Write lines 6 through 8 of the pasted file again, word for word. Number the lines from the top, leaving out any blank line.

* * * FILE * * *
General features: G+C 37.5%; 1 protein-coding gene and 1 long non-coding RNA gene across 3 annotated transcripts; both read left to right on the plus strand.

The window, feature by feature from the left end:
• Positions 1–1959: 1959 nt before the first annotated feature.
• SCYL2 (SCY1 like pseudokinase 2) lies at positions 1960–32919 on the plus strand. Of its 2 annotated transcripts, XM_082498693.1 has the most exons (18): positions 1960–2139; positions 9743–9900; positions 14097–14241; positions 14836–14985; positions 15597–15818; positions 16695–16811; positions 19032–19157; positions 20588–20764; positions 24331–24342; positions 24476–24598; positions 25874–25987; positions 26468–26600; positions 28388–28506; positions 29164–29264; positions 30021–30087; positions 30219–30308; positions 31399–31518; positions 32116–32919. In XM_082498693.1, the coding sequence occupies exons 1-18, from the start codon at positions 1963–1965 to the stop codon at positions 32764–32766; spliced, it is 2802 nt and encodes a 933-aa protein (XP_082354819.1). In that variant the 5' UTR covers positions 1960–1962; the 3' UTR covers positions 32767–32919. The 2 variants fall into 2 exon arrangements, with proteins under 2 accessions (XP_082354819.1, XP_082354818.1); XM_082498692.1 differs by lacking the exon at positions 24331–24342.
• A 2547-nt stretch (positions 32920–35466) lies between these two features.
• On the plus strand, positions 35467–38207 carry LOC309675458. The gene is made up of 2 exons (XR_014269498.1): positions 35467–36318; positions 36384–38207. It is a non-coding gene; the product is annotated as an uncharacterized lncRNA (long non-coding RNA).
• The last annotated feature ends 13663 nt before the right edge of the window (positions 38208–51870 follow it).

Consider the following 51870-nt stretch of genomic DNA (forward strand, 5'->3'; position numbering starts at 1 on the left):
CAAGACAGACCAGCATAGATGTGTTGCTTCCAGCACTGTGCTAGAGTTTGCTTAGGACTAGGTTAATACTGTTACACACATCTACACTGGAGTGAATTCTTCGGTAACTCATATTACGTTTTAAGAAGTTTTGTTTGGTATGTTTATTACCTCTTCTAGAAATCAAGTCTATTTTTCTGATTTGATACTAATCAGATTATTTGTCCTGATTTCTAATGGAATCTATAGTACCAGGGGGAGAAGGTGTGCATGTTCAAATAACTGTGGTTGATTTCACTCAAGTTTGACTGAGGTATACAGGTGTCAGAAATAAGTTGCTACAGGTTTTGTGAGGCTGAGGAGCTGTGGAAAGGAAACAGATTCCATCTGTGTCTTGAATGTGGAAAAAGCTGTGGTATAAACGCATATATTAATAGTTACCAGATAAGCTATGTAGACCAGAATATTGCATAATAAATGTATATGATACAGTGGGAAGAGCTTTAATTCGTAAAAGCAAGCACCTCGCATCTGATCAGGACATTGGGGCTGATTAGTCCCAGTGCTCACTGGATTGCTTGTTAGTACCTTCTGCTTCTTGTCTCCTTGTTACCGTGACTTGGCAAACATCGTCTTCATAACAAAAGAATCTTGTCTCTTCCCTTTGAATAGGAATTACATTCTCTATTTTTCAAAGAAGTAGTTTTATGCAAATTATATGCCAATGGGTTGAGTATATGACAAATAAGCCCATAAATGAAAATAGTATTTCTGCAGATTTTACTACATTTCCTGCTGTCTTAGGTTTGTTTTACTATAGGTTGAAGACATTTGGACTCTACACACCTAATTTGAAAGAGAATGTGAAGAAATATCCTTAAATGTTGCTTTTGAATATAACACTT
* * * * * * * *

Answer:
• On the plus strand, positions 35467–38207 carry LOC309675458. The gene is made up of 2 exons (XR_014269498.1): positions 35467–36318; positions 36384–38207. It is a non-coding gene; the product is annotated as an uncharacterized lncRNA (long non-coding RNA).
• The last annotated feature ends 13663 nt before the right edge of the window (positions 38208–51870 follow it).

Consider the following 51870-nt stretch of genomic DNA (forward strand, 5'->3'; position numbering starts at 1 on the left):